Unfortunately, a tough schedule, along with new Coaching chemistry and installing new systems on both sides of the ball will probably NOT allow this to happen. It is possible that this new set of excuses will allow him to keep his job, but the natives are very restless, so I doubt that they will.
6. What is your gut feeling on the final record for the 2011 season and what makes the season successful in your eyes?
Final record: 5-7; 5-1 at Home, but 0-6 on the Road, with no Bowl. The Bruins have not been exactly what you would call Road Warriors during Neuheisel’s tenure. This more experienced group could change that, but I’ll believe it when I see it. To be qualified as a “success,” they would have to win 7 regular season games, INCLUDING a win at USC. If they lose to the RIVAL Trojans, they would have to win 10 other games including a Bowl, in order for me to reluctantly call it a good year.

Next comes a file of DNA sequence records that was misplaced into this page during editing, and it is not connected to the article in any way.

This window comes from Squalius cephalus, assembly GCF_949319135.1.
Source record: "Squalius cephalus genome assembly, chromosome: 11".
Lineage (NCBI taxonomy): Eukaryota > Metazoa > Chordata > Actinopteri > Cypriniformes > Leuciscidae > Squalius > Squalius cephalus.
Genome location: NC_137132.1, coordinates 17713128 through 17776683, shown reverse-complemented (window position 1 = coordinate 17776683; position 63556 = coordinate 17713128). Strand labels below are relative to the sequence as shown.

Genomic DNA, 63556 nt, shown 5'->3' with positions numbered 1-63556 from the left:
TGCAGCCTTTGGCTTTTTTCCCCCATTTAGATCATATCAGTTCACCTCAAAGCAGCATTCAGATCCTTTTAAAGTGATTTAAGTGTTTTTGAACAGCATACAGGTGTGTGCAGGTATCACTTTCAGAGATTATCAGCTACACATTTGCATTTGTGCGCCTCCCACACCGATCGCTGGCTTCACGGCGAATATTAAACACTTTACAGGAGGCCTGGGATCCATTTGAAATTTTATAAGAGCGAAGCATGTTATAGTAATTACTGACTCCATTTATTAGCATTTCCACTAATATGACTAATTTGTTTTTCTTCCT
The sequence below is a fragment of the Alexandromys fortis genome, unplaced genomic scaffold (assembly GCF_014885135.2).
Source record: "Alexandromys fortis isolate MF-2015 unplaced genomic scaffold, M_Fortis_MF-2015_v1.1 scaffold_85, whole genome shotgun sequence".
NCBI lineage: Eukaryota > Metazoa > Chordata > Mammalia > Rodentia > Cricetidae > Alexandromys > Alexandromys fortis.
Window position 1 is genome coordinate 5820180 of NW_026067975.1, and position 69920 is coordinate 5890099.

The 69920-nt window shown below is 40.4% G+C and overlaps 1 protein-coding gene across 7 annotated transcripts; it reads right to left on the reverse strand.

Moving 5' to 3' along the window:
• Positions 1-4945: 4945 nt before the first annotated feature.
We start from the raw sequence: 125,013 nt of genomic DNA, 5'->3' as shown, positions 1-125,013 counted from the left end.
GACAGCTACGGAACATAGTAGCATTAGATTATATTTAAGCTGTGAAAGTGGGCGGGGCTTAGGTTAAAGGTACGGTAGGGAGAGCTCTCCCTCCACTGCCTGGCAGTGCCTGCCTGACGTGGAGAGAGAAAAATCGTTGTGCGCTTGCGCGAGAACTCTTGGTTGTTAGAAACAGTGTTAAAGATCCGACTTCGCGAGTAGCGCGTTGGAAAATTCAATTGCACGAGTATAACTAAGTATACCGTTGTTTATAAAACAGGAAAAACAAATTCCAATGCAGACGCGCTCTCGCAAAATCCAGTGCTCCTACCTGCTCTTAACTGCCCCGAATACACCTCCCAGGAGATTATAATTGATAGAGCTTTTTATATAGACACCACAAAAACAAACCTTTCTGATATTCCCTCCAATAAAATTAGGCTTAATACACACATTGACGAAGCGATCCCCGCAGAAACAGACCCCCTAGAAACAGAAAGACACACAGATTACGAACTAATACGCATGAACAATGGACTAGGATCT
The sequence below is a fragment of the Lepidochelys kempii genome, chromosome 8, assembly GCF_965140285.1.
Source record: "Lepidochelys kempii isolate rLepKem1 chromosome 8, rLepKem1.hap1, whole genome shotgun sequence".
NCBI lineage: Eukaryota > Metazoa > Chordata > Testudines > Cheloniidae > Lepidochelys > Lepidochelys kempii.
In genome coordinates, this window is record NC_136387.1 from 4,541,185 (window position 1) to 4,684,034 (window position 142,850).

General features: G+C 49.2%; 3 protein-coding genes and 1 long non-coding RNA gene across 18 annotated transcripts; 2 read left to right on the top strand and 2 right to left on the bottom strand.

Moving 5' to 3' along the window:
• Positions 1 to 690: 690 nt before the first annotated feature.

[The following photos are being stored here solely for use on the bruinzone.com Football Forum Countdown to the 2011 UCLA Football Season]